The nation's leading infectious disease expert Anthony FauciAnthony FauciSunday shows - Russia standoff over Ukraine dominates Fauci says he's confident most states reach peak of omicron in mid-February Pfizer CEO says frequent boosters 'not a good scenario,' hopes for yearly vaccine MORE on Saturday continued to urge people to wear masks during the holiday season even if family members have already received COVID-19 vaccinations.
"You can enjoy the family and the warmth of the holiday season and still stay safe and prevent yourself from getting infected by just doing some of the common things that we talk about; appropriate wearing of masks, trying to keep some physical distance," Fauci said on CNN's Sesame Street town hall Saturday morning.
Fauci's advice echoes directions given by the Centers for Disease Control and Prevention (CDC), which also states: "The combination of getting vaccinated and following CDC’s recommendations to protect yourself and others will offer the best protection from COVID-19," according to the health agency's webpage.
Health experts have underscored that taking the vaccine will not immediately result in immunity to the virus, as the CDC notes, "It typically takes a few weeks for the body to build immunity after vaccination," meaning it is possible for one to fall ill with COVID-19 just before or after a vaccine is administered.
The leading infectious disease expert of the White House coronavirus task force repeated his guidance for small family gatherings during the holidays, urging people to try and congregate outdoors, keep social distance and wear masks to lessen the risk of spreading the illness.
Fauci and experts have said that while the coronavirus is highly contagious, it is less likely to infect another person if people choose to gather outdoors while wearing a mask compared to densely-packed indoor gatherings.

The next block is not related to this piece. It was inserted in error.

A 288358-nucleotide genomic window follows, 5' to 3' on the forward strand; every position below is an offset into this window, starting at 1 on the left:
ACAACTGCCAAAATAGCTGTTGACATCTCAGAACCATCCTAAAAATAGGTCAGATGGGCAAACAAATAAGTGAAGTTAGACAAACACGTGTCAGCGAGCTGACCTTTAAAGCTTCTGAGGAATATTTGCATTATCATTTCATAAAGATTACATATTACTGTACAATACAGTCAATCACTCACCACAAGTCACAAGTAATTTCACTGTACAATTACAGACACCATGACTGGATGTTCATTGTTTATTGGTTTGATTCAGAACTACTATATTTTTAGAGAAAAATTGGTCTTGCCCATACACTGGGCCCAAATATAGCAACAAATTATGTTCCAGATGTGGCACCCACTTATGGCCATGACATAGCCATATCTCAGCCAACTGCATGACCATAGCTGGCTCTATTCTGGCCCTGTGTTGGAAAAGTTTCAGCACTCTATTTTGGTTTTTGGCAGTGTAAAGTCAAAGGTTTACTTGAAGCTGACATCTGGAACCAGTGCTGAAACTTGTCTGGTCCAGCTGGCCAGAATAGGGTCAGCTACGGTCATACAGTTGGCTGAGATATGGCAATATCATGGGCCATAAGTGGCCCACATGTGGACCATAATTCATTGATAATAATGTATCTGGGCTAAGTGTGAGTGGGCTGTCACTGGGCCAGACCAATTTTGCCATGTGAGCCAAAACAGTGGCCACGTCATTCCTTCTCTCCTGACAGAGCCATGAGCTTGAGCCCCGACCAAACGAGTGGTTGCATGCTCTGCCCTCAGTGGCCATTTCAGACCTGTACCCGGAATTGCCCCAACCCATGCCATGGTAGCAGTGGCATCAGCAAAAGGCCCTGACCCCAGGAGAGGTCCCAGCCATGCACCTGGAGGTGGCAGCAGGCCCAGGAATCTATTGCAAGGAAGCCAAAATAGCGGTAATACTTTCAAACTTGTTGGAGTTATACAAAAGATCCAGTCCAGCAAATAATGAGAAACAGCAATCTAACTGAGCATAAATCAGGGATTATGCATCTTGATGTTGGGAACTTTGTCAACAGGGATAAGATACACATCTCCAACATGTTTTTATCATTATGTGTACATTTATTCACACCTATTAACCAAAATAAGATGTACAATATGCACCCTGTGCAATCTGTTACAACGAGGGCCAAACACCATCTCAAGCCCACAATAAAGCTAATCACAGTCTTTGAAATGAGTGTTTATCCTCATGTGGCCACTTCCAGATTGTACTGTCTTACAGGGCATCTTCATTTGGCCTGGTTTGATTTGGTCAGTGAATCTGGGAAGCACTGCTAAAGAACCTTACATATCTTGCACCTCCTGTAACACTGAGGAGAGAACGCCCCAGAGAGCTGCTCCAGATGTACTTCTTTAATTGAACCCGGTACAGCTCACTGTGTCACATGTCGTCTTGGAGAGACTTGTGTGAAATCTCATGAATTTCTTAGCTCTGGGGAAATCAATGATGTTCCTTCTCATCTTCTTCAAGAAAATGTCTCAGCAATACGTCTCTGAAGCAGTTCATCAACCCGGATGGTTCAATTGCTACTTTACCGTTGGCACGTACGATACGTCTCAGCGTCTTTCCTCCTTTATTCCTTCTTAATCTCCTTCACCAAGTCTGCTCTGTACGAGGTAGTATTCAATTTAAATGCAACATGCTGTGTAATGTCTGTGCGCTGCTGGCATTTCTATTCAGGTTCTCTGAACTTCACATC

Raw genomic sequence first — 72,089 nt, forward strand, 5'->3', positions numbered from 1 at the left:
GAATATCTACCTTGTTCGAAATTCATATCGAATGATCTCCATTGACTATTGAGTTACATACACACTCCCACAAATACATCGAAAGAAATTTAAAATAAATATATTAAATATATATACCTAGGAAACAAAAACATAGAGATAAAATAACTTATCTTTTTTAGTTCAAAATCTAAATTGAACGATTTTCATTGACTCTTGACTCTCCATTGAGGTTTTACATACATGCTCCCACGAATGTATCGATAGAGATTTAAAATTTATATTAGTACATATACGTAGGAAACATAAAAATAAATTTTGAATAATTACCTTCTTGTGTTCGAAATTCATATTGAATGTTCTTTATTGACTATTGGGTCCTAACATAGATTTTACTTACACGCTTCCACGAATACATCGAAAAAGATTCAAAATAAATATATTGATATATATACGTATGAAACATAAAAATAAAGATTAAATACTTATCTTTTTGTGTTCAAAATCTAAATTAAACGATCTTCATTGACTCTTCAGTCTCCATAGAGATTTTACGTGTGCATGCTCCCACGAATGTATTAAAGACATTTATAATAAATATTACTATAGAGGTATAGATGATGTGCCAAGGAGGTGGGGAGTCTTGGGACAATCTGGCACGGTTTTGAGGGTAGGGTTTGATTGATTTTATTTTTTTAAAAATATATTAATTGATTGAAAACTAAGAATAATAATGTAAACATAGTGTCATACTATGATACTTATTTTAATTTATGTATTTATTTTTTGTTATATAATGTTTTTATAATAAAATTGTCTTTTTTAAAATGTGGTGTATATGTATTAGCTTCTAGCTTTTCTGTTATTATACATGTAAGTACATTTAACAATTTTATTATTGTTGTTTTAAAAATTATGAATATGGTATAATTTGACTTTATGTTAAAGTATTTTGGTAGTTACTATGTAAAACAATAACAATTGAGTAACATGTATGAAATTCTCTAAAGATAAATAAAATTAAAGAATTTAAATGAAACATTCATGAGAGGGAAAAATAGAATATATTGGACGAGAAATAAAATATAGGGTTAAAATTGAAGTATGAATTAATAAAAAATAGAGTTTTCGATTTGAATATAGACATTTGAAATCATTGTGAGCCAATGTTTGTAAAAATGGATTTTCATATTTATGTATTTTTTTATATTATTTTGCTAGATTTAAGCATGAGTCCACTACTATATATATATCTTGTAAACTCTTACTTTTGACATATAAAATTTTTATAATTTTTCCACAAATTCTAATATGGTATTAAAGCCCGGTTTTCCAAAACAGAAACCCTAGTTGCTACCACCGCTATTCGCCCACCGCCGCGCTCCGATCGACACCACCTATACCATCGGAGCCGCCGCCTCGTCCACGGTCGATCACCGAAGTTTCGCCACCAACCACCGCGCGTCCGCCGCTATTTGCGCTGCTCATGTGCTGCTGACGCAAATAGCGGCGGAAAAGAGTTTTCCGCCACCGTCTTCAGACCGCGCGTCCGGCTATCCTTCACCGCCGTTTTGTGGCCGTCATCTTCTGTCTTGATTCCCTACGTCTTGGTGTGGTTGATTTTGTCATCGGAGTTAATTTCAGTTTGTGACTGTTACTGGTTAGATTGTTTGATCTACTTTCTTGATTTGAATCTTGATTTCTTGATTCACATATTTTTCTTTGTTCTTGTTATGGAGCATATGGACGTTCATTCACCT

"I think your family and friends together you can still have a warm and enjoyable Christmas and holiday season right now and enjoy it to the fullest," Fauci said Saturday, voicing a more optimistic view about holiday gatherings than his guidance on Thanksgiving celebrations last month, though it's important to note the Food and Drug Administration had not approved vaccines for disbursement at the time.
Speaking on the safety of Thanksgiving gatherings in October, Fauci said "I think people should be very careful and prudent about social gatherings, particularly when members of the family might be at a risk because of their age or their underlying condition."
The CDC confirmed in October that small indoor gatherings are the leading cause of spreading COVID-19, and said earlier this month the agency does not recommend holiday travel for Christmas.
Fauci also voiced concerns earlier this month that the COVID-19 holiday spread could be "more compounded" on Christmas because people typically spend longer times together than on Thanksgiving, though his advice on Saturday gave Americans a green light to celebrate under his safety guidance.
While Fauci offered Americans a roadmap for safely enjoying the holidays with their loved ones, he reaffirmed this week he would be spending Christmas Eve, his birthday and Christmas Day alone with his wife, the nearly 80-year-old disease expert said.
Fauci has encouraged other Americans to follow him and his wife's example to minimize gatherings around the holidays.